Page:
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Information for my clients

This information is here for my clients to use. If you've stumbled on to the page but you're not one of my clients, there's probably not much here for you.

Last updated 2018-03-29

Email issues

Email hosting setup

If you have a domain and want me to handle its email, there is a specific DNS entry (called an "MX record") which needs to be created. If I'm handling your domain's DNS, I will do this for you. Otherwise, you will need to set up this DNS record, with the following values:

Record Type MX
Priority 0
Server Name

Let me know when you have done this, and I will set up the domain and its postmaster mailbox on the server.

Mailbox administration

The "qmailadmin" interface for your domain is accessible using to access qmailadmin.

Note: this address will redirect you to the actual address, which is Feel free to use either address, I just find the first one easier to remember.

Email client setup directions

If I am hosting your domain's email on my server, you will need the directions on this page to set up an email client (such as Thunderbird) to access your mailboxes.


If you wish to use a webmail interface to access your mailboxes, you can use to access the webmail interface. It's not the fanciest interface out there, but it works.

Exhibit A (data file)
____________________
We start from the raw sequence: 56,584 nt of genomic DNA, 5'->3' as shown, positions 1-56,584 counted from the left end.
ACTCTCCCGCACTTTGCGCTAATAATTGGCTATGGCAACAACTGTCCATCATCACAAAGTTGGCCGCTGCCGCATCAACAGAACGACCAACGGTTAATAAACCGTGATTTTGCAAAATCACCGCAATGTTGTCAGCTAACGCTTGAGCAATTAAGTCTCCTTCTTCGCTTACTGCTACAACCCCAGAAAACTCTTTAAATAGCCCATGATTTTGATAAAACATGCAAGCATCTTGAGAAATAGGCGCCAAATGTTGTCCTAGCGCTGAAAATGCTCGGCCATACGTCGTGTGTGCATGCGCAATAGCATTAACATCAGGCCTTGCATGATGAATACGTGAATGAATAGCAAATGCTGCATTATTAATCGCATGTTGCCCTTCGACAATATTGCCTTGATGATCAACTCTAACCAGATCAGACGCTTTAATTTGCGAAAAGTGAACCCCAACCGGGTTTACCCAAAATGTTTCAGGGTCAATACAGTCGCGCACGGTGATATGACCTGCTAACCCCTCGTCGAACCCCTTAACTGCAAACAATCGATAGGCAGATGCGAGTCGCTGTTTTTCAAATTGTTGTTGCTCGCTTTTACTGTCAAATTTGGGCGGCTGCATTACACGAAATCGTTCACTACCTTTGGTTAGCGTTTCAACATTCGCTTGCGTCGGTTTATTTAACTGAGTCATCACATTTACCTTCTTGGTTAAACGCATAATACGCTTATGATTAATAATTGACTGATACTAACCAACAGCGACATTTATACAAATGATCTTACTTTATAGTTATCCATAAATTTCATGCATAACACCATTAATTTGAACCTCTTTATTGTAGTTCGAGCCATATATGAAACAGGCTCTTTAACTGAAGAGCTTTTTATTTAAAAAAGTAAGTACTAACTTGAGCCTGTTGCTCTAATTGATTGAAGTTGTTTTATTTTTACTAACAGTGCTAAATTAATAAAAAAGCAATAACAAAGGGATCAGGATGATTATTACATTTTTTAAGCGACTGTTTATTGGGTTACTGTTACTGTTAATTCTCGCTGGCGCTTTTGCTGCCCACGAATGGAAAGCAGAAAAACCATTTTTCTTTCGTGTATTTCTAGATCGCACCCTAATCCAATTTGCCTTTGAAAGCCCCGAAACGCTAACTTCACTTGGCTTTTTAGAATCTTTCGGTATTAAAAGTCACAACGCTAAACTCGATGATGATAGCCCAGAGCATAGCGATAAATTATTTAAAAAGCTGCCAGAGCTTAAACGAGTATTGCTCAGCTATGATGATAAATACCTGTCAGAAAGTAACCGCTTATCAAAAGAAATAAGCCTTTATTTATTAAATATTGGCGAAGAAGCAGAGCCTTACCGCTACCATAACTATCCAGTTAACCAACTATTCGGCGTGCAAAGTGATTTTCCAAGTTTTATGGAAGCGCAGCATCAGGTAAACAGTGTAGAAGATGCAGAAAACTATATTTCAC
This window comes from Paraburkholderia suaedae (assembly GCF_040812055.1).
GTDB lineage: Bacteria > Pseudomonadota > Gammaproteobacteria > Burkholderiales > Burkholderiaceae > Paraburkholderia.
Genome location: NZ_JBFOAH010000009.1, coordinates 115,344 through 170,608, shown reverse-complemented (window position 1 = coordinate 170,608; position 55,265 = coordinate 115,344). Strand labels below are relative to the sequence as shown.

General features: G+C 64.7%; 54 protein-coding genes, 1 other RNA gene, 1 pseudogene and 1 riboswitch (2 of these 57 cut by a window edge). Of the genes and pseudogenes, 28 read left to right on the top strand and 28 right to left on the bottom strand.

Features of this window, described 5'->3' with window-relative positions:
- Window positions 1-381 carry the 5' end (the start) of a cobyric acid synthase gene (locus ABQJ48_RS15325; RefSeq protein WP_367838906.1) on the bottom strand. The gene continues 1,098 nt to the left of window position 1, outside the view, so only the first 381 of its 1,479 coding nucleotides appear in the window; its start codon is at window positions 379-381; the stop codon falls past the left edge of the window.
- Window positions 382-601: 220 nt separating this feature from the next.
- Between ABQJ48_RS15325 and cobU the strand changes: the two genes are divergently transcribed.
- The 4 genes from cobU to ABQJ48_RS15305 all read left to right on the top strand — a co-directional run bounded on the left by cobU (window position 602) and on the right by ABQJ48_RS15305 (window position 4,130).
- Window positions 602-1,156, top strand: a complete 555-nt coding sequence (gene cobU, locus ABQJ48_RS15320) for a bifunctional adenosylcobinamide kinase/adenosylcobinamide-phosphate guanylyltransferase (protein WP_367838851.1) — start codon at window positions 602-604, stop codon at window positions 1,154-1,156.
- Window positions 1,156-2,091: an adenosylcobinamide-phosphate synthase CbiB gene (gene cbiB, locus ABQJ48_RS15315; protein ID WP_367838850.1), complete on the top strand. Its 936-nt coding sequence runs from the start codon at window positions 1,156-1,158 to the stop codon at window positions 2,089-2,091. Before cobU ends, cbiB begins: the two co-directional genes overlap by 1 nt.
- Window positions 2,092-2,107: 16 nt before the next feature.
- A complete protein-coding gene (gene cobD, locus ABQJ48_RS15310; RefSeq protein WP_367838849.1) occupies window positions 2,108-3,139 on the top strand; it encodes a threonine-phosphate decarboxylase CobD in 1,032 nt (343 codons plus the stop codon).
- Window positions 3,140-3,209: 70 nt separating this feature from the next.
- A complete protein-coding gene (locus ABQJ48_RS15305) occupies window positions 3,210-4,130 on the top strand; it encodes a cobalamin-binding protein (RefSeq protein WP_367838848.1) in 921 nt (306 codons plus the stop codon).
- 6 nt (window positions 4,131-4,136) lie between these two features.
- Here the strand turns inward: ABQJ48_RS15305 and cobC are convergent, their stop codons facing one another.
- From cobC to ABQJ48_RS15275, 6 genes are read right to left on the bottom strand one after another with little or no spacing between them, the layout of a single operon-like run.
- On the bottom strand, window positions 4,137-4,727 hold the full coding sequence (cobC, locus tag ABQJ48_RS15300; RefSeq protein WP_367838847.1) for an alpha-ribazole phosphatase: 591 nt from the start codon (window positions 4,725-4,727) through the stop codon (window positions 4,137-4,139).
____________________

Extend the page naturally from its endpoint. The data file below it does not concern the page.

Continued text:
Mail filtering rules

I have written an interface which allows my users to control the filtering of their incoming email. You can use it by visiting

If you're curious, this page has information about the system itself, including instructions on how to set it up on your own qmail server.

Allowing me remote SSH access

If you are my client because I am managing, maintaining, or otherwise accessing your server without physically being in the same room with it, this section is for you.

In order to allow me to remotely access your server via ssh, you first need to make sure your sshd allows logins with public keys. Check and/or edit your /etc/ssh/sshd_config file. You need to make sure it has the following entries:

PubkeyAuthentication   yes
This may be commented out. Since the default is "yes", this is fine. The point is that it cannot be "no".

AuthorizedKeysFile     .ssh/authorized_keys
Some older systems used the name ".ssh/authorized_keys2" instead. If yours is one of them (i.e. if this line already exists and has the other filename) that's fine- you just need to adjust the filename when installing the key (below.)

If this line exists and is un-commented in your sshd_config file, you should make sure that the userid as which you wish me to log in is listed.

In addition, if the userid you wish me to log into is "root", you will need to check this line as well:

PermitRootLogin        without-password
Note that you could also have "yes" here, although it's not as secure. The difference is that "without-password" means that root is allowed to log in, but only if they use an authentication method other than "password". This way if somebody happens to find out what your root password is, they can't use it to ssh into your machine.

I know the phrase "without-password" can be a bit misleading. You should type "man ssh_config" to read more abut this option.